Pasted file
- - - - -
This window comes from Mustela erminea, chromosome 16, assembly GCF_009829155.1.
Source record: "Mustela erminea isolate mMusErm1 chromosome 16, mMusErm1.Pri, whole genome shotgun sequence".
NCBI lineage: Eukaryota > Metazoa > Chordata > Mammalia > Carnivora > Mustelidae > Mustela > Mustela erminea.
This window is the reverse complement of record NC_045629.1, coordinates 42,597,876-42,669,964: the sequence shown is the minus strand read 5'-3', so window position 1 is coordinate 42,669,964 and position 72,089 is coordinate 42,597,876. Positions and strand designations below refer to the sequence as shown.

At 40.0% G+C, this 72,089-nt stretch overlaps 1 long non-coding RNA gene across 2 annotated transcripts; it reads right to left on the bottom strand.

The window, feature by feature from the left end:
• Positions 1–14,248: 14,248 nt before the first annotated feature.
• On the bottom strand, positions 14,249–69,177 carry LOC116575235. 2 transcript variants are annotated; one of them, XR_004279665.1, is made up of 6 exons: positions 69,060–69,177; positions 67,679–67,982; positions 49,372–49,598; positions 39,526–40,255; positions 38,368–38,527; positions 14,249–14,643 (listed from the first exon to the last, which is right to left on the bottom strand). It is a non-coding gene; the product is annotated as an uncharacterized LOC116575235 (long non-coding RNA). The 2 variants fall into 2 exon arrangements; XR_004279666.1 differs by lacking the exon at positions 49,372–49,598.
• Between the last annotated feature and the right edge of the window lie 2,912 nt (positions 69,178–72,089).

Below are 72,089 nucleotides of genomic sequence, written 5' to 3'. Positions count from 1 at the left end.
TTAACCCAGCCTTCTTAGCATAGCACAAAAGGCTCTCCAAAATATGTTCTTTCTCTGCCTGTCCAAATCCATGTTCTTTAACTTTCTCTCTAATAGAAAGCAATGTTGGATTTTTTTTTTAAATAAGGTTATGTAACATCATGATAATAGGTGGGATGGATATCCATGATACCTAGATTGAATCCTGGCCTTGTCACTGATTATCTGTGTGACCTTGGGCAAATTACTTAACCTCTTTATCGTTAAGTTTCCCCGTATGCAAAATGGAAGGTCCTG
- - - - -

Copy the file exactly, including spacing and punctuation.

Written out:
This window comes from Mustela erminea, chromosome 16, assembly GCF_009829155.1.
Source record: "Mustela erminea isolate mMusErm1 chromosome 16, mMusErm1.Pri, whole genome shotgun sequence".
NCBI lineage: Eukaryota > Metazoa > Chordata > Mammalia > Carnivora > Mustelidae > Mustela > Mustela erminea.
This window is the reverse complement of record NC_045629.1, coordinates 42,597,876-42,669,964: the sequence shown is the minus strand read 5'-3', so window position 1 is coordinate 42,669,964 and position 72,089 is coordinate 42,597,876. Positions and strand designations below refer to the sequence as shown.

At 40.0% G+C, this 72,089-nt stretch overlaps 1 long non-coding RNA gene across 2 annotated transcripts; it reads right to left on the bottom strand.

The window, feature by feature from the left end:
• Positions 1–14,248: 14,248 nt before the first annotated feature.
• On the bottom strand, positions 14,249–69,177 carry LOC116575235. 2 transcript variants are annotated; one of them, XR_004279665.1, is made up of 6 exons: positions 69,060–69,177; positions 67,679–67,982; positions 49,372–49,598; positions 39,526–40,255; positions 38,368–38,527; positions 14,249–14,643 (listed from the first exon to the last, which is right to left on the bottom strand). It is a non-coding gene; the product is annotated as an uncharacterized LOC116575235 (long non-coding RNA). The 2 variants fall into 2 exon arrangements; XR_004279666.1 differs by lacking the exon at positions 49,372–49,598.
• Between the last annotated feature and the right edge of the window lie 2,912 nt (positions 69,178–72,089).

Below are 72,089 nucleotides of genomic sequence, written 5' to 3'. Positions count from 1 at the left end.
TTAACCCAGCCTTCTTAGCATAGCACAAAAGGCTCTCCAAAATATGTTCTTTCTCTGCCTGTCCAAATCCATGTTCTTTAACTTTCTCTCTAATAGAAAGCAATGTTGGATTTTTTTTTTAAATAAGGTTATGTAACATCATGATAATAGGTGGGATGGATATCCATGATACCTAGATTGAATCCTGGCCTTGTCACTGATTATCTGTGTGACCTTGGGCAAATTACTTAACCTCTTTATCGTTAAGTTTCCCCGTATGCAAAATGGAAGGTCCTG